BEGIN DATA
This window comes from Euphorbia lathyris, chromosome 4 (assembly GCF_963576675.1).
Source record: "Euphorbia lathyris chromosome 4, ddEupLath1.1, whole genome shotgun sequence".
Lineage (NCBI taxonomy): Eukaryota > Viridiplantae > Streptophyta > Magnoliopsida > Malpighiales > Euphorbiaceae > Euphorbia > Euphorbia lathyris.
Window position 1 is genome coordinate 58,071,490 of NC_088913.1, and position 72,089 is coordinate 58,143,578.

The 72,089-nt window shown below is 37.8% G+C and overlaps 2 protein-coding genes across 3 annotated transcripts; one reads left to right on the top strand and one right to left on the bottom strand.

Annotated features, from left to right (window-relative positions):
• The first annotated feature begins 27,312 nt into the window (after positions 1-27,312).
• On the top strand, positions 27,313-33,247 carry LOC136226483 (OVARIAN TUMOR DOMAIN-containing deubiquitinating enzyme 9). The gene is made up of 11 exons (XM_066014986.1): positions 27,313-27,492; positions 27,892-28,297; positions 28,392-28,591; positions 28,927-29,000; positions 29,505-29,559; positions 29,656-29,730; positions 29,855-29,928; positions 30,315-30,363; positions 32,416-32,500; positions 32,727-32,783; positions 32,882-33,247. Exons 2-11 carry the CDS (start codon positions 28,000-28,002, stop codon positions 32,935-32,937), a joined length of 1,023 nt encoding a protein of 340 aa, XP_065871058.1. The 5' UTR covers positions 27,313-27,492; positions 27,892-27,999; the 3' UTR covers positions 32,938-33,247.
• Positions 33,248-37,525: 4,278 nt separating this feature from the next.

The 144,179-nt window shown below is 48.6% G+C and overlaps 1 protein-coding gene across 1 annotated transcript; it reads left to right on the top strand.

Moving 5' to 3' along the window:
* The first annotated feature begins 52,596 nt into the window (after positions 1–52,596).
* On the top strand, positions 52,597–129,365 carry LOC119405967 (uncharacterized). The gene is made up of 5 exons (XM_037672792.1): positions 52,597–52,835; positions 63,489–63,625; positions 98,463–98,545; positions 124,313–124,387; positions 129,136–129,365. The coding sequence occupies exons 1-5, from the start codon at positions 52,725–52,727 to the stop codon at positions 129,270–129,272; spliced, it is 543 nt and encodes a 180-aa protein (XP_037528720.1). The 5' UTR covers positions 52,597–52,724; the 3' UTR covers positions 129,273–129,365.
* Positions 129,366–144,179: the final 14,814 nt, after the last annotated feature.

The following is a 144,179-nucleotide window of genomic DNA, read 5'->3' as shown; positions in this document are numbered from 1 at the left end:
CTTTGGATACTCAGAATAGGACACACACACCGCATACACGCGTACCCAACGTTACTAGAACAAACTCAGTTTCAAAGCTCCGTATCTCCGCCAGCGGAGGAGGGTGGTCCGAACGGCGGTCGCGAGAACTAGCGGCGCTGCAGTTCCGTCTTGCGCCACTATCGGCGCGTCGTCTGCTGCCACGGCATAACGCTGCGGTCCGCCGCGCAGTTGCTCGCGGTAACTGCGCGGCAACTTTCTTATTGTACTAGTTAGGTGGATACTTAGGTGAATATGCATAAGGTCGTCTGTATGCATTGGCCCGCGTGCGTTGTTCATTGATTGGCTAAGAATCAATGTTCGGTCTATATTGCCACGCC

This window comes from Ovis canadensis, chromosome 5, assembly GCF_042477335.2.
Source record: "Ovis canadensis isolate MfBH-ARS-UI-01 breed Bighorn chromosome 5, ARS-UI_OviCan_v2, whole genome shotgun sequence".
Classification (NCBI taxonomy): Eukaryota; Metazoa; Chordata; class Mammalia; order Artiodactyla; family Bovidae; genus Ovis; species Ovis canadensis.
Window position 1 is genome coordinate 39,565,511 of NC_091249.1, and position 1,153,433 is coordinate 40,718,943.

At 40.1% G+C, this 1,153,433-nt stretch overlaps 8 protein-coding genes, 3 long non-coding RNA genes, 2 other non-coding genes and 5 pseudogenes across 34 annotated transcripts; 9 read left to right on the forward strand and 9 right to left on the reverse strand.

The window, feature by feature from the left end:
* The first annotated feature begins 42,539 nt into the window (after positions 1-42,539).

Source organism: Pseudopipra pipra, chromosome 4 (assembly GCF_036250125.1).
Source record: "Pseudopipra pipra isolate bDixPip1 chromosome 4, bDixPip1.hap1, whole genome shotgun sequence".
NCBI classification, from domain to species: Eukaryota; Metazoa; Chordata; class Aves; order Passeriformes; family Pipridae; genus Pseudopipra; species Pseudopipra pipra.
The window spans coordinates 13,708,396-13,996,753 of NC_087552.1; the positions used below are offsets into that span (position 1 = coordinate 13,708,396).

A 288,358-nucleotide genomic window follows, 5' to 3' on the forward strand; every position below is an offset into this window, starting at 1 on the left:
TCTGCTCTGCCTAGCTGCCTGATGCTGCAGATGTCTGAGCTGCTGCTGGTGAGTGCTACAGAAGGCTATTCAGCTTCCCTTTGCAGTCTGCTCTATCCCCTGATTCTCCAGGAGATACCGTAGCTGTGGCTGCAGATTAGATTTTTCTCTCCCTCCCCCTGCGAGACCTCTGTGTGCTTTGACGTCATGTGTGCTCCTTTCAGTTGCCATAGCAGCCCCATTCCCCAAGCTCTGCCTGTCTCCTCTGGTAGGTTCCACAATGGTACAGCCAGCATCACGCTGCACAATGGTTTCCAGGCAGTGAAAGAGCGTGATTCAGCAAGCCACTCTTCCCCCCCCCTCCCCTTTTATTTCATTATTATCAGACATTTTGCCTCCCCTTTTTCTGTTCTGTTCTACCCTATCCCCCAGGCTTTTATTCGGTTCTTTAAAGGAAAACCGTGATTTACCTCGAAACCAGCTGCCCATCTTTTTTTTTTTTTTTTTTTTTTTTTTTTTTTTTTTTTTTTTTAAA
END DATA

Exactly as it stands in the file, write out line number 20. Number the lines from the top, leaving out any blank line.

Window position 1 is genome coordinate 39,565,511 of NC_091249.1, and position 1,153,433 is coordinate 40,718,943.